When you think about the perfect breakfast food, it’s hard to compete with eggs. Whether you fry, poach, boil, or scramble them, they always take centerstage as a tasty-not to mention, satisfying-morning meal. But for years, people have feared eggs due to their saturated fat and cholesterol content, giving rise to its bad-for-your-heart reputation.
Now, new research from Australia is shedding more light on a question that’s been surprisingly difficult for science to answer: Are eggs actually healthy?
In a study published in the American Journal of Clinical Nutrition, researchers had 128 people with prediabetes or type 2 diabetes eat a high-egg (12 eggs per week) or low-egg (fewer than 2 eggs per week) diet for three months. After following up for up to a year, they found there was no difference in cardiovascular risk factors-like cholesterol, blood sugar, or blood pressure-between the two groups, regardless of how many eggs they ate.
1 large egg contains 326kJ, 5 g fat, and 6 g protein
Think of it this way: “One large egg has about 1.6 grams of saturated fat,” explains dietitian Amy Gorin. In a 6270kJ diet, this amount would only make up 1 percent of your daily recommended saturated fat intake, which should be limited to 10 percent of your total daily kilojoules, says Gorin.
Plus, the most recent U.S. Dietary Guidelines nixed its recommendation to limit dietary cholesterol (the kind you find in eggs), because there simply isn’t enough research to support that suggestion.
So in the grand scheme of things, one egg isn’t really going to do much damage for the average person. “The important thing to keep in mind is, how are eggs contributing to your overall diet?” says Gorin. If you’re eating a lot of foods high in saturated fat-say, like beef or pork, dairy, or fried foods-then you might need to watch your intake, especially if you have heart disease, uncontrolled blood pressure, or a high risk of both.
“Otherwise, eggs can absolutely be a part of a healthy, balanced diet,” says Gorin. In fact, your morning scramble probably does more for your overall health than you realise. Here are five reasons to get crackin’.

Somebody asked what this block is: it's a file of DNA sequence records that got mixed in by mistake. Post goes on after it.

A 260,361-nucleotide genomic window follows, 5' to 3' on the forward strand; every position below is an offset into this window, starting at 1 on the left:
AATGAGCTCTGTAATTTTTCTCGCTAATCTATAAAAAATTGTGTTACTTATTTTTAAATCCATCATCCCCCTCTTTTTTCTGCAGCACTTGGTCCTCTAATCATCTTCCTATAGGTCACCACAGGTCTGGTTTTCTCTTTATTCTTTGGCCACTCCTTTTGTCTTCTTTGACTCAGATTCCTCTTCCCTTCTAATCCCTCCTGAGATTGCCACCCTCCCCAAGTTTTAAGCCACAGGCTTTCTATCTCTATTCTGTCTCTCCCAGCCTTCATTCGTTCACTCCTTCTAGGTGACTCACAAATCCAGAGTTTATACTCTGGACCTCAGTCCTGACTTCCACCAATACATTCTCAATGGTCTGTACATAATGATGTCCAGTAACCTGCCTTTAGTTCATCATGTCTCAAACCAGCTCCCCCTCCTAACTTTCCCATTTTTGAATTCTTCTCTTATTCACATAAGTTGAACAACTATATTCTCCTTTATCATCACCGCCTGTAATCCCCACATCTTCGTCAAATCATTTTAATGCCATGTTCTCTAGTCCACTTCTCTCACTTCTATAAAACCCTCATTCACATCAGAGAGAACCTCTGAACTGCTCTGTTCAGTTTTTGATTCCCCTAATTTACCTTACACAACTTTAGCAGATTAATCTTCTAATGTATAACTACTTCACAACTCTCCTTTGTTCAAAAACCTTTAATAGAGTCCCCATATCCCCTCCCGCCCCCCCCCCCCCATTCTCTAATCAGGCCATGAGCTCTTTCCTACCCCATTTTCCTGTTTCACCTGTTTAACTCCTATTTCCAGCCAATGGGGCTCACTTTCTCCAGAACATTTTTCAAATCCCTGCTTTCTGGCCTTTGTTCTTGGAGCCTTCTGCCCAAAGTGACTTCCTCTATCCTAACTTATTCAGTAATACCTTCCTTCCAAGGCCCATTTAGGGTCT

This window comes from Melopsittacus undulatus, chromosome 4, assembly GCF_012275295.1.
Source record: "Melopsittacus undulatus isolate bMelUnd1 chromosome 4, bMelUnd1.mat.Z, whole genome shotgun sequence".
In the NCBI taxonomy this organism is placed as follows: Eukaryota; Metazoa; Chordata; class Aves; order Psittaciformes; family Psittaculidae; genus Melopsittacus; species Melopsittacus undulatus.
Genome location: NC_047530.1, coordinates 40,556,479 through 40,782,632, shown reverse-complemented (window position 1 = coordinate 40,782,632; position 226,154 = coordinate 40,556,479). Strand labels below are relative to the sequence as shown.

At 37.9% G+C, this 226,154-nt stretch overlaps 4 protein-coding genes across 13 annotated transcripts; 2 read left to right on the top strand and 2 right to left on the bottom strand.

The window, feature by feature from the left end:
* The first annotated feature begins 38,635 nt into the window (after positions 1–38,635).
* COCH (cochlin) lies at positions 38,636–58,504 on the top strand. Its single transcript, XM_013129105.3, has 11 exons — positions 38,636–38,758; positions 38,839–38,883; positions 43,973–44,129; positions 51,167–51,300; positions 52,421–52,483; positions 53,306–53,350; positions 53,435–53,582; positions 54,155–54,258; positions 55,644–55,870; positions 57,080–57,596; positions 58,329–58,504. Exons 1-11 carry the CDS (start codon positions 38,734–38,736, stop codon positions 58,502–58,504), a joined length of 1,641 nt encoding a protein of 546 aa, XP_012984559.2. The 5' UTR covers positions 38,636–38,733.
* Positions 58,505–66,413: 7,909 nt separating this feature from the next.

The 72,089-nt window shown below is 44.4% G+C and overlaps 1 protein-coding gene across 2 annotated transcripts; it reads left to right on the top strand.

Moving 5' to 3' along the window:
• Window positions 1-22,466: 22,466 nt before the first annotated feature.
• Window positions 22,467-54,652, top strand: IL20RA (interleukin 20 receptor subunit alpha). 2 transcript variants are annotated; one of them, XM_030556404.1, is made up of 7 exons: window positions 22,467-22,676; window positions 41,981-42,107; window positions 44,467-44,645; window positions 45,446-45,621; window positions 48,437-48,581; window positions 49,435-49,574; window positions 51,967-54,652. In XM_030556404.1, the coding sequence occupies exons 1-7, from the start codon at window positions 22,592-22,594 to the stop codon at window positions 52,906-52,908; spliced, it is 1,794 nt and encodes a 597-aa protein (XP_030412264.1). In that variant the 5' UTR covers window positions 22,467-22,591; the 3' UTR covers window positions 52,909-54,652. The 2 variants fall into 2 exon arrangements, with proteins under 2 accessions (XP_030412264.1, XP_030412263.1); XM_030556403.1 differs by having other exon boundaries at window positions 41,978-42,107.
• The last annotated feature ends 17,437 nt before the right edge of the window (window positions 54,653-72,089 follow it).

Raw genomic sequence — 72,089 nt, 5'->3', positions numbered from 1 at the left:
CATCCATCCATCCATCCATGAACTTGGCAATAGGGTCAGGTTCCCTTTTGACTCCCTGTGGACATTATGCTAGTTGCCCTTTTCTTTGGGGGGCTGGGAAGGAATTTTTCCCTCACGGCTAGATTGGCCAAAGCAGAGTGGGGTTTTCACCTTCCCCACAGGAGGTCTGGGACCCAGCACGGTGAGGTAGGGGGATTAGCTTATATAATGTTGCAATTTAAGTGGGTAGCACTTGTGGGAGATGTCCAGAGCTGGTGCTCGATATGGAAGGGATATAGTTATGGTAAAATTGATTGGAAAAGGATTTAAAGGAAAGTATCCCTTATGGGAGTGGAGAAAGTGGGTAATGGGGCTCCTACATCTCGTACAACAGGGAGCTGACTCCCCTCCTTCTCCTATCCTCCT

Eggs boost your brain health
You probably don’t hear much about choline, but your body needs the essential nutrient to function properly. Choline plays a crucial role in your brain development and function, memory, metabolism, and mood, according to the National Institutes of Health-and eggs are one of the best ways to sneak it into your diet, since your body doesn’t make enough on its own.
Most adult women need at least 425 milligrams of choline per day, but you may need up to 550 milligrams if you’re pregnant or breastfeeding. Men should also aim for 550 milligrams per day. You can find 147 milligrams of choline in just one large hard-boiled egg (most of which is in the yolk).
Eggs are great for your eyes, too
Lutein and zeaxanthin are two crucial antioxidants found in your retina, where they work to filter out intense light to protect and maintain the healthy cells in your eyes. Research suggests that lutein and zeaxanthin can slash your risk of certain eye diseases, like age-related macular degeneration and cataracts.
Your body doesn’t make these antioxidants, so getting enough of them through your diet is important-and eggs pack a helpful punch. Green leafy vegetables will be your best source of the nutrients, but research shows that your body may have an easier time absorbing the lutein and zeaxanthin in eggs, possibly due to their fat content. Want the best of both worlds? Throw some kale or spinach into your scramble.
Eggs are super nutritious
Choline, lutein, and zeaxanthin aren’t the only nutrients eggs pack-they also offer satisfying protein, essential amino acids, heart-healthy fats, vitamin D (which is difficult to find through food), B vitamins, vitamin A, potassium and carotenoids (a type of pigment that acts as an antioxidant). Chalk it up to the yolk, where you’ll find a bulk of an egg’s nutrients, says Gorin.
Pro tip: Add hard-boiled eggs to your salad. A small study from Purdue University found that people who ate three whole eggs with their salad (which included tomatoes, shredded carrots, and baby spinach) absorbed three to eight times more carotenoids from their vegetables-like disease-fighting beta-carotene and lycopene-than those who didn’t add an egg to their mix.
Eggs may help you lose weight
The Australian study concluded that both the high and low egg groups lost similar amounts of weight. However, they also restricted their kilojoules, which would inevitably lead to weight loss with or without eggs on their plates.
That being said, eggs are a great swap if you typically load up not-so-great for you breakfast foods, like sugary cereals, bagels, or donuts for breakfast. “The protein that eggs offer make them a filling food,” explains Gorin. “When you feel fuller, you may be less likely to snack and eat extra calories.”
Eggs can help you build muscle
Your body needs protein to repair the tiny tears strength training causes in your muscle tissue, helping them grow bigger, faster. That’s why eggs are such a great post-workout snack-just one offers roughly 6 grams of protein. Just make sure you go for the whole egg, since the yolk contains more than 40 percent of its protein, says Gorin.
Plus, according to a small study published in the American Journal of Clinical Nutrition, men who ate three whole eggs (18 grams of protein) immediately after a strength workout experienced a greater muscle building response than men who ate egg whites that contained the same amount of protein.
Why the boost with whole eggs? The researchers believe nutrients in the yolk-like omega-3 fatty acids, vitamins and minerals-might support the muscle-building process.
So go ahead and eat the whole damn egg!